Col. Michael X. Garrett, who had been commander of the U.S. Fourth Brigade combat team in Karbala, confirmed to this writer in December 2008 that the Karbala attack “was definitely an inside job.”

Maj. Gen. Qasem Soleimani, the head of the Quds Force, is on the list of those Iranian officials “linked” to the alleged terror plot, because he “oversees the IRGC-QF officers who were involved in this plot,” as the Treasury Department announcement explained. But a Reuters story on Friday reported a claim of U.S. intelligence that two wire transfers totaling $100,000 at the behest of Arbabsiar to a bank account controlled by the FBI implicates Soleimani in the assassination plot.

“While details are still classified,” wrote Mark Hosenball and Caren Bohan, “one official said the wire transfers apparently had some kind of hallmark indicating they were personally approved” by Soleimani.

But the suggestion that forensic examination of the wire transfers could somehow show who had approved them is misleading. The wire transfers were from two separate non-Iranian banks in a foreign country, according to the FBI’s account. It would be impossible to deduce who approved the transfer by looking at the documents.

“I have no idea what such a ‘hallmark’ could be,” said Paul Pillar, a former head of the CIA’s Counterterrorism Center who was also national intelligence officer for the Middle East until his retirement in 2005.

Pillar told IPS that the “hallmark” notion “pops up frequently in commentary after actual terrorist attacks,” but the concept is usually invoked “along the lines of ‘the method used in this attack had the hallmark of group such and such.’”

That “hallmark” idea “assumes exclusive ownership of a method of attack which does not really exist,” said Pillar. “I expect the same could be said of methods of transferring money.”

The World Today – Ex-CIA warns US ‘dangerously wrong’ on Iran 12/10/2011

Ex-CIA warns US ‘dangerously wrong’ on Iran

Eleanor Hall reported this story on Wednesday, October 12, 2011 12:22:00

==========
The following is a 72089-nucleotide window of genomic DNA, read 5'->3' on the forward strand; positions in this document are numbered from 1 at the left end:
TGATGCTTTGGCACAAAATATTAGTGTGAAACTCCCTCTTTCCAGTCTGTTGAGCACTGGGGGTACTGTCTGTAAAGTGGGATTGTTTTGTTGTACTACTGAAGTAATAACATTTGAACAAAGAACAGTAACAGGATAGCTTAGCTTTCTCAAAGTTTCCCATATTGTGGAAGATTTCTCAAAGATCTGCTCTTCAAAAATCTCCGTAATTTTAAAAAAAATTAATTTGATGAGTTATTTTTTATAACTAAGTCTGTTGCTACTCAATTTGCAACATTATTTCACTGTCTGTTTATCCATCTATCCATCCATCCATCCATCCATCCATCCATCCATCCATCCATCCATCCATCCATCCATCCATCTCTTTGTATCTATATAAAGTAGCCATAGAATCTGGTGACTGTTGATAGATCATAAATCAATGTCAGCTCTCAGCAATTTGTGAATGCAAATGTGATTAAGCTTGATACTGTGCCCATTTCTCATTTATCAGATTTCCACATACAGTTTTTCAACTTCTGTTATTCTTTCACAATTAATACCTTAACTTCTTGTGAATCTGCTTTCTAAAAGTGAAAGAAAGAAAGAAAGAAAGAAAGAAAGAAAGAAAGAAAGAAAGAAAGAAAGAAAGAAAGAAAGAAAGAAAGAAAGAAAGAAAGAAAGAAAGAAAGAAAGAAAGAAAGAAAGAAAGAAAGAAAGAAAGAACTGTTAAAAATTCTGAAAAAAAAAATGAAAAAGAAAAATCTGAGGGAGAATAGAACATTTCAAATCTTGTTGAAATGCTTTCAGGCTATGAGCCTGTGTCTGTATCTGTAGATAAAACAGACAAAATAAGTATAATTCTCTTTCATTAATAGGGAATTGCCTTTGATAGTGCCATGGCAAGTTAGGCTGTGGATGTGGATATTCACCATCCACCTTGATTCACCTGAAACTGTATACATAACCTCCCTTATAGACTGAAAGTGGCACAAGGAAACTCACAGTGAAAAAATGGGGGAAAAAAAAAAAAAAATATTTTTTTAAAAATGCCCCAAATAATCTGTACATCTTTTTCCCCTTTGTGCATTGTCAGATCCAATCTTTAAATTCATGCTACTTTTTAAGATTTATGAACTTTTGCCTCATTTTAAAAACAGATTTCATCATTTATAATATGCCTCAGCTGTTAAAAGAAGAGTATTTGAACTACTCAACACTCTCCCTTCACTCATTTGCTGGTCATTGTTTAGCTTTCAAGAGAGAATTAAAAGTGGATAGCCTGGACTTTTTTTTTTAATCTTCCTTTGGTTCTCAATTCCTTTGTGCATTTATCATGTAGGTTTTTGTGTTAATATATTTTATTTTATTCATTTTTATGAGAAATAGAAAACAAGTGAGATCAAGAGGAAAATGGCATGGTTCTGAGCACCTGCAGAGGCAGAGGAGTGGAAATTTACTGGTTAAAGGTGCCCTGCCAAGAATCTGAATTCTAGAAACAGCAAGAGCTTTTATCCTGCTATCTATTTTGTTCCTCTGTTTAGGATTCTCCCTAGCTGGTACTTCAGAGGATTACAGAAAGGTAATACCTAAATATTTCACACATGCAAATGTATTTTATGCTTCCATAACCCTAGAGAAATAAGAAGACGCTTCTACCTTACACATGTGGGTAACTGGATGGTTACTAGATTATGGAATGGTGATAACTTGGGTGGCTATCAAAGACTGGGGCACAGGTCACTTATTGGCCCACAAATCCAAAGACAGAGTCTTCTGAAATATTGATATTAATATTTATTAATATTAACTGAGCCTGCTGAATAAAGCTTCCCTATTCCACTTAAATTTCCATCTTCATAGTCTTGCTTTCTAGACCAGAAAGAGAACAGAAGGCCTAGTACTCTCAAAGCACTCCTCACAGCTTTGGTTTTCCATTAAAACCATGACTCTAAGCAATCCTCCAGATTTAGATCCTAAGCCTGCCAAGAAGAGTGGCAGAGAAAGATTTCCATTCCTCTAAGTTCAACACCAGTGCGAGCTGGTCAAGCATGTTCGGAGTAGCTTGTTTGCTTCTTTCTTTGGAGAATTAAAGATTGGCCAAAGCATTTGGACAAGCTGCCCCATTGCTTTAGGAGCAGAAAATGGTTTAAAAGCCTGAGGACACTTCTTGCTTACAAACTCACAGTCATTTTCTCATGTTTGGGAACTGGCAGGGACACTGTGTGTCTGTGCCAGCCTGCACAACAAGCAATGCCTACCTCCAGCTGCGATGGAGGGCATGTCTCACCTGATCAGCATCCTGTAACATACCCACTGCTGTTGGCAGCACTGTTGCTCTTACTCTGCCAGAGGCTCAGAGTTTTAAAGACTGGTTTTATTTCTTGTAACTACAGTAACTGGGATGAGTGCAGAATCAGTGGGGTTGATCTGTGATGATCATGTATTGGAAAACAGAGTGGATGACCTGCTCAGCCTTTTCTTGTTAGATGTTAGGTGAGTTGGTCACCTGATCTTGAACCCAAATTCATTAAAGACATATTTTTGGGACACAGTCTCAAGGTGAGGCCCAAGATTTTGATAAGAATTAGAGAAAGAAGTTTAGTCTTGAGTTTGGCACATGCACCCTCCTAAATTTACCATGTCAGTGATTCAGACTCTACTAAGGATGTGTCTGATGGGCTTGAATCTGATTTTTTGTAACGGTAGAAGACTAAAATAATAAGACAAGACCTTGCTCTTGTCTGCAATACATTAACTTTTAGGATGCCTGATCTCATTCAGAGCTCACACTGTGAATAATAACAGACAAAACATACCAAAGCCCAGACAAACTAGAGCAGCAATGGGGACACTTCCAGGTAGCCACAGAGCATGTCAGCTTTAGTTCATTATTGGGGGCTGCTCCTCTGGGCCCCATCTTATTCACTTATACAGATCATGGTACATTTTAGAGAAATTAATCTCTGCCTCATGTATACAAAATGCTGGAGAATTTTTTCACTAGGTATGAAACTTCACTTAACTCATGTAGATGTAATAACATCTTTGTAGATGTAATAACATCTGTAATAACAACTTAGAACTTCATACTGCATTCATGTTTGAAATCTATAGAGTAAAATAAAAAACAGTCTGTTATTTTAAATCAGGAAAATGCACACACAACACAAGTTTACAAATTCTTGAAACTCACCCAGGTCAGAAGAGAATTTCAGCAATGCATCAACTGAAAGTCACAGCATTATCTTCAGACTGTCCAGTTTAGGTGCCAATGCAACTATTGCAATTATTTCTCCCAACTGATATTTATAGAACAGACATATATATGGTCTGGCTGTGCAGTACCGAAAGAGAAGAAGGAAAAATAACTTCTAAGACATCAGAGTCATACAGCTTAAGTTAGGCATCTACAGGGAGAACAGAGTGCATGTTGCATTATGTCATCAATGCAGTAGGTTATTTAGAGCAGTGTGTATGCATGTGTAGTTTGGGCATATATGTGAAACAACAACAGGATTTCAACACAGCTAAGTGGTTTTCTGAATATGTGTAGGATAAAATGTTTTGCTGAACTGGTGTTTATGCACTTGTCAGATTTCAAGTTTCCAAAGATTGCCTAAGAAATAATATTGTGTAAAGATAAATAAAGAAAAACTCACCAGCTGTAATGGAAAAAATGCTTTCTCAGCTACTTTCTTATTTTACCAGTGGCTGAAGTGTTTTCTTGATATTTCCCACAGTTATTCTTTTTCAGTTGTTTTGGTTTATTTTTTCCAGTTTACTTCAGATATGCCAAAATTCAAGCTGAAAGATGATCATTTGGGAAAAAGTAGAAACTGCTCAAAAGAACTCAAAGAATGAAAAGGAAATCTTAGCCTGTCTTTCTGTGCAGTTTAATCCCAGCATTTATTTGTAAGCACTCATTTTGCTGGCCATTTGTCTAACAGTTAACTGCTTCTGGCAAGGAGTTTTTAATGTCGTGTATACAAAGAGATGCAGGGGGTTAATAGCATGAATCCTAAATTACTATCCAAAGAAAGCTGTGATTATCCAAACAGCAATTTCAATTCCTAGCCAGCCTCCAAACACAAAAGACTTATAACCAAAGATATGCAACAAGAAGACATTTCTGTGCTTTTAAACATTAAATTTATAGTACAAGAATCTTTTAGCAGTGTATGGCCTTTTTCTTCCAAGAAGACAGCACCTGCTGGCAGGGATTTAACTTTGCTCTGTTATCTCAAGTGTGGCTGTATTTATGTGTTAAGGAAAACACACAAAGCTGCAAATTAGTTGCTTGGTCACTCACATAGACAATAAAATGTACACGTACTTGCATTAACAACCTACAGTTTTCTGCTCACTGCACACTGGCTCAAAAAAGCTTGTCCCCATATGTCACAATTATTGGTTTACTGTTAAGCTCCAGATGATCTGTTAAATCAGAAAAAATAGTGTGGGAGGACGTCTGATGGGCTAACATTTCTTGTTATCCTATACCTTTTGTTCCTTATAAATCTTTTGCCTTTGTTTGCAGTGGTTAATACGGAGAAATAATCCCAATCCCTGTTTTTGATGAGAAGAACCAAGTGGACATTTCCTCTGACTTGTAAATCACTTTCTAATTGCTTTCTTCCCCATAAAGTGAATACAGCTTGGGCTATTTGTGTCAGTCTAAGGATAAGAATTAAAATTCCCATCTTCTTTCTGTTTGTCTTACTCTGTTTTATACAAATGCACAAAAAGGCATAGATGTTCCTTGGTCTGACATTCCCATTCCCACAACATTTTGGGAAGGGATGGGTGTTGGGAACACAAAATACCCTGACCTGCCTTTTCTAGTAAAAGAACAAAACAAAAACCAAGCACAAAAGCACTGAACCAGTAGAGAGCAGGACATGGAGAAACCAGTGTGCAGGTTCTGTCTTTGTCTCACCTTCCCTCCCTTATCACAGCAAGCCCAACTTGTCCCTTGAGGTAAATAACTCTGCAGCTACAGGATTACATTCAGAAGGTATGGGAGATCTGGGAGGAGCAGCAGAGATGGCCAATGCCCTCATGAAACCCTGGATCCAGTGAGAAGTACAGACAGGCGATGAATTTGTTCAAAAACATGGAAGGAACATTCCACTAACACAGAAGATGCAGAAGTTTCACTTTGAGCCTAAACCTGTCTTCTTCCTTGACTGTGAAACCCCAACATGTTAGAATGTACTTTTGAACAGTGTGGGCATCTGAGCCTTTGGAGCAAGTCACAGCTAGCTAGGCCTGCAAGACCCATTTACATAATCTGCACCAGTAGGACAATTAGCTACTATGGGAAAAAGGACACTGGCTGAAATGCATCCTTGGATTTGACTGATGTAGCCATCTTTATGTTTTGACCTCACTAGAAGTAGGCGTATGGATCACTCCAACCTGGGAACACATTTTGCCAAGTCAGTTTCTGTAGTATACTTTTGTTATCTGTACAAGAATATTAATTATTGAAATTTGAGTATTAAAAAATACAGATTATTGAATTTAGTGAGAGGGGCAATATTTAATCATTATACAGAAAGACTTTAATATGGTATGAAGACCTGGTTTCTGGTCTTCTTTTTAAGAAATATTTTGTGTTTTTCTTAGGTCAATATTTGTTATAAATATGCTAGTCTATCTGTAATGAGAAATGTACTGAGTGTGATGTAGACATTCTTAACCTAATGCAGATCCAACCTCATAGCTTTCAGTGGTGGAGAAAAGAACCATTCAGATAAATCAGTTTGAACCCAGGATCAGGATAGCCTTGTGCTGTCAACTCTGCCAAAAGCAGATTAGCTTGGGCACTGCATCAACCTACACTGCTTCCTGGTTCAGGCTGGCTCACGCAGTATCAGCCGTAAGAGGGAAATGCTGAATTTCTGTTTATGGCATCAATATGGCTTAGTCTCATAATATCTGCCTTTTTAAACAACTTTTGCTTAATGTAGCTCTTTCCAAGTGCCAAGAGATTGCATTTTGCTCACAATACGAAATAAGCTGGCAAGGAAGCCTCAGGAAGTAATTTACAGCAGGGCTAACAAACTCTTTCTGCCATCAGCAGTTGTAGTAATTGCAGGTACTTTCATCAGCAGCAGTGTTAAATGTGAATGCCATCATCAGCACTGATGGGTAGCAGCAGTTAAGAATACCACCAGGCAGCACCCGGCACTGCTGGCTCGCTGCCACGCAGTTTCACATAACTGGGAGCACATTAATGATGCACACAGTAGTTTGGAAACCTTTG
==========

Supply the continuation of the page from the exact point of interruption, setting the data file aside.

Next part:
ELEANOR HALL: Now to the United States where a former intelligence analyst is warning the Obama administration to step back from blaming Iran for the foiled assassination plot against the Saudi ambassador in Washington.

The US attorney-general says Iran is behind what would have been a blatant act of international terrorism and which investigating authorities said was intended to be a prelude to other attacks.

The Iranian regime is denying any involvement in the plot and says the allegations are US propaganda.

At a press conference announcing the plot and the charging of two Iranians, attorney-general Eric Holder said that the US would “hold Iran accountable for its actions”.

The US Secretary of State, Hillary Clinton also warned that the US will consider ways to isolate Iran from the international community.

HILLARY CLINTON: This kind of action which violates international norms must be ended and other areas where we can cooperate more closely in order to send a strong message to Iran and further isolate it from the international community will also be considered.

ELEANOR HALL: That’s the US Secretary of State, Hillary Clinton.

But a former CIA analyst with decades of experience studying Iran, says the US may have got this dangerously wrong.

Robert Baer spent 21 years working as a CIA case officer in the Middle East.

When he spoke to me this morning, he said this plot does not appear to him to be driven by the Iranian government and he says the US administration must now step back from its comments and open a direct diplomatic channel with the Iranian regime or risk igniting an uncontrollable war.